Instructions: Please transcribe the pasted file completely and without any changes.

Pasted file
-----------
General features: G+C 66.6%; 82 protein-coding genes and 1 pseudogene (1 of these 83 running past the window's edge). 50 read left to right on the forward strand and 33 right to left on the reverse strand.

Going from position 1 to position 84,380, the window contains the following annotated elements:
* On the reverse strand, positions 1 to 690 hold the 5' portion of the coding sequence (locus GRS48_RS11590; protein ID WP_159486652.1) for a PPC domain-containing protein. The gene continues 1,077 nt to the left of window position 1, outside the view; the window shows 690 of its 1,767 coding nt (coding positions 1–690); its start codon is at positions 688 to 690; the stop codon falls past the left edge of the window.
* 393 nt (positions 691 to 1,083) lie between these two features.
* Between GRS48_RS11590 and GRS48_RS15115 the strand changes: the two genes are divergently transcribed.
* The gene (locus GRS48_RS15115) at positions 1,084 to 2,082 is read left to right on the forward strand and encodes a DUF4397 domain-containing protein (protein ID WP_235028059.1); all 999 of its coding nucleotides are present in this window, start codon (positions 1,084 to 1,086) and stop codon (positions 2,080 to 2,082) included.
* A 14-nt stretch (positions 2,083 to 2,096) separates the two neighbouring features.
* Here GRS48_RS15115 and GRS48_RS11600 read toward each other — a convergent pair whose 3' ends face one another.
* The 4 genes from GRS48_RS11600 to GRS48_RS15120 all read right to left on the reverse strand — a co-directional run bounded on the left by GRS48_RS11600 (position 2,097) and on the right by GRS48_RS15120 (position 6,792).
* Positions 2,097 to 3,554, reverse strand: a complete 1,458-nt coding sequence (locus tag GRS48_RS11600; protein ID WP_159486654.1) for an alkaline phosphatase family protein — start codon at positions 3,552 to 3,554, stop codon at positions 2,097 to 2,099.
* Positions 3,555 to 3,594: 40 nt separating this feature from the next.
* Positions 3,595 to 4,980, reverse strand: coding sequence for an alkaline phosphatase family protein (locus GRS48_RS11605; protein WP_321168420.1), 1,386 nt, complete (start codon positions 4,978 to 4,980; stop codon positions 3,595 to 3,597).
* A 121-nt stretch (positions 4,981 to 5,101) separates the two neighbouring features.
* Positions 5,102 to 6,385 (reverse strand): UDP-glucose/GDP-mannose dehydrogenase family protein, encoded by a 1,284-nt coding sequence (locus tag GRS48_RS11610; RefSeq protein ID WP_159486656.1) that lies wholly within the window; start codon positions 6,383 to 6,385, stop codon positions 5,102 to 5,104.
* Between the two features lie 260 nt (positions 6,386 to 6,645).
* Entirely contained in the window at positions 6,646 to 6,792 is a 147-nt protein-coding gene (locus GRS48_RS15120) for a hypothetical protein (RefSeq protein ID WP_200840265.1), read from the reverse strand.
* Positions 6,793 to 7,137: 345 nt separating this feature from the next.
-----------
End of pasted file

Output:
General features: G+C 66.6%; 82 protein-coding genes and 1 pseudogene (1 of these 83 running past the window's edge). 50 read left to right on the forward strand and 33 right to left on the reverse strand.

Going from position 1 to position 84,380, the window contains the following annotated elements:
* On the reverse strand, positions 1 to 690 hold the 5' portion of the coding sequence (locus GRS48_RS11590; protein ID WP_159486652.1) for a PPC domain-containing protein. The gene continues 1,077 nt to the left of window position 1, outside the view; the window shows 690 of its 1,767 coding nt (coding positions 1–690); its start codon is at positions 688 to 690; the stop codon falls past the left edge of the window.
* 393 nt (positions 691 to 1,083) lie between these two features.
* Between GRS48_RS11590 and GRS48_RS15115 the strand changes: the two genes are divergently transcribed.
* The gene (locus GRS48_RS15115) at positions 1,084 to 2,082 is read left to right on the forward strand and encodes a DUF4397 domain-containing protein (protein ID WP_235028059.1); all 999 of its coding nucleotides are present in this window, start codon (positions 1,084 to 1,086) and stop codon (positions 2,080 to 2,082) included.
* A 14-nt stretch (positions 2,083 to 2,096) separates the two neighbouring features.
* Here GRS48_RS15115 and GRS48_RS11600 read toward each other — a convergent pair whose 3' ends face one another.
* The 4 genes from GRS48_RS11600 to GRS48_RS15120 all read right to left on the reverse strand — a co-directional run bounded on the left by GRS48_RS11600 (position 2,097) and on the right by GRS48_RS15120 (position 6,792).
* Positions 2,097 to 3,554, reverse strand: a complete 1,458-nt coding sequence (locus tag GRS48_RS11600; protein ID WP_159486654.1) for an alkaline phosphatase family protein — start codon at positions 3,552 to 3,554, stop codon at positions 2,097 to 2,099.
* Positions 3,555 to 3,594: 40 nt separating this feature from the next.
* Positions 3,595 to 4,980, reverse strand: coding sequence for an alkaline phosphatase family protein (locus GRS48_RS11605; protein WP_321168420.1), 1,386 nt, complete (start codon positions 4,978 to 4,980; stop codon positions 3,595 to 3,597).
* A 121-nt stretch (positions 4,981 to 5,101) separates the two neighbouring features.
* Positions 5,102 to 6,385 (reverse strand): UDP-glucose/GDP-mannose dehydrogenase family protein, encoded by a 1,284-nt coding sequence (locus tag GRS48_RS11610; RefSeq protein ID WP_159486656.1) that lies wholly within the window; start codon positions 6,383 to 6,385, stop codon positions 5,102 to 5,104.
* Between the two features lie 260 nt (positions 6,386 to 6,645).
* Entirely contained in the window at positions 6,646 to 6,792 is a 147-nt protein-coding gene (locus GRS48_RS15120) for a hypothetical protein (RefSeq protein ID WP_200840265.1), read from the reverse strand.
* Positions 6,793 to 7,137: 345 nt separating this feature from the next.